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Did your ‘smart’ parking meter just go blank on you? A city audit explains why

How to pay for Sacramento meters remotely

The city's new parking meter app lets you pay for more time on meters using your smart phone. Previous time limits will no longer apply at a select group of meters around the Crocker Art Museum. The zone for extended time meters will be phased in
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The city's new parking meter app lets you pay for more time on meters using your smart phone. Previous time limits will no longer apply at a select group of meters around the Crocker Art Museum. The zone for extended time meters will be phased in

The sensors on Sacramento’s “smart” parking meters fail 16 percent of the time, an internal audit found, likely causing some downtown motorists to receive invalid citations.

The sensors, which use radar to determine whether a car is parked in the adjacent spot, are required to be 95 percent correct, according to terms of a city contract with the company that provides them.

City Auditor Jorge Oseguera, in a report to be presented to the City Council, said his investigators found the meters with the highest failure rates were in the core downtown, near the Golden 1 Center arena and state office buildings.

The review found the problem was sometimes due to low charges on meter batteries, which are solar-powered. Oseguera said that could cause a sensor to zero out the meter even if a car is parked there.

Rundown batteries were more frequent in winter, the review found, when there is less sunlight. The city likely lost $250,000 in revenue as well last year because some drivers parked without paying, figuring the meter was broken.

Those findings were part of a 48-page report that assessed city parking meter performance since the city installed smart meters a few years ago that can accept electronic and credit card payments as well as cash.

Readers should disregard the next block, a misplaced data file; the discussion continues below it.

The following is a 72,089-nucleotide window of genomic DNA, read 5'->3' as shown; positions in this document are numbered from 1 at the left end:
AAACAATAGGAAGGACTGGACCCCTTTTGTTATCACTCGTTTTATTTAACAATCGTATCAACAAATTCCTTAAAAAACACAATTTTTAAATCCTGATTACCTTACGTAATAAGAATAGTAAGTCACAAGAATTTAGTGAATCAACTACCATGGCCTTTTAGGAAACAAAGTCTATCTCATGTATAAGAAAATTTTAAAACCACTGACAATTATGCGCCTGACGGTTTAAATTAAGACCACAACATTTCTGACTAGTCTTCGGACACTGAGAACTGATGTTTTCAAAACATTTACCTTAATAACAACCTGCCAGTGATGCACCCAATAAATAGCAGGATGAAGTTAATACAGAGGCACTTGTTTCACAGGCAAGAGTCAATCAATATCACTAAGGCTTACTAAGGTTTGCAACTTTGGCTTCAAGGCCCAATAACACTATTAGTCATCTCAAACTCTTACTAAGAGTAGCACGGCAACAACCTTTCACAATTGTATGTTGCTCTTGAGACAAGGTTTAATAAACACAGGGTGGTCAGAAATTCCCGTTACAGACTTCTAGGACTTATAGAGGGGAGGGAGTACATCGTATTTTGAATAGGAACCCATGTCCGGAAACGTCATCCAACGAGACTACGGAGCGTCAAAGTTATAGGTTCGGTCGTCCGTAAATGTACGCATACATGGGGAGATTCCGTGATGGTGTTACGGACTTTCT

The review was launched after meter glitches in 2017 caused a spike in false $42.50 citations being issued downtown, angering thousands of motorists. In that half-year period, the city dismissed 3,292 citations, acknowledging meter errors.

The report found an array of issues that Oseguera said could be fixed as city parking officials continue their learning curve with the technology.

“We are looking at a new advanced technology which involves some growing pains,” the auditor said. “We have identified additional ... types of change we will need to make to improve the overall experience.”

The analysis also found that it typically takes six months for the city to review citations that have been contested by motorists who feel the ticket was unfair.

Fewer meter errors would lead to fewer citations, and would speed up review time for contested tickets, the auditor said.

The audit also found problems with the city’s ParkMobile smartphone app, which allows drivers to pay electronically. Nearly 20 percent of those transactions failed to register on the meter, the auditor wrote.

In particular, meters near the Golden 1 Center are configured in a way that fails to turn the meter light from red to green, leaving drivers uncertain whether their payment has been registered.

Even when a meter registers a payment, there are notable delays at some meters before the motorist is alerted.

Seventy percent of the time when a customer used the ParkMobile app, the payment registered on the meter within one minute. But 16 percent of the time, it took more than five minutes to register, forcing the motorist to wait or possibly move their vehicle, figuring the payment did not happen.

City parking officials, in a response letter, acknowledged the issues, and said they are working with the vendor to improve battery charges. They also said they will soon begin eliminating the meter green light system. Instead, motorists who pay via ParkMobile app will get verification on the app that the payment has been registered.

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Tony Bizjak has been reporting for The Bee for nearly 30 years. He covers transportation, housing and development and previously was the paper’s City Hall beat reporter.

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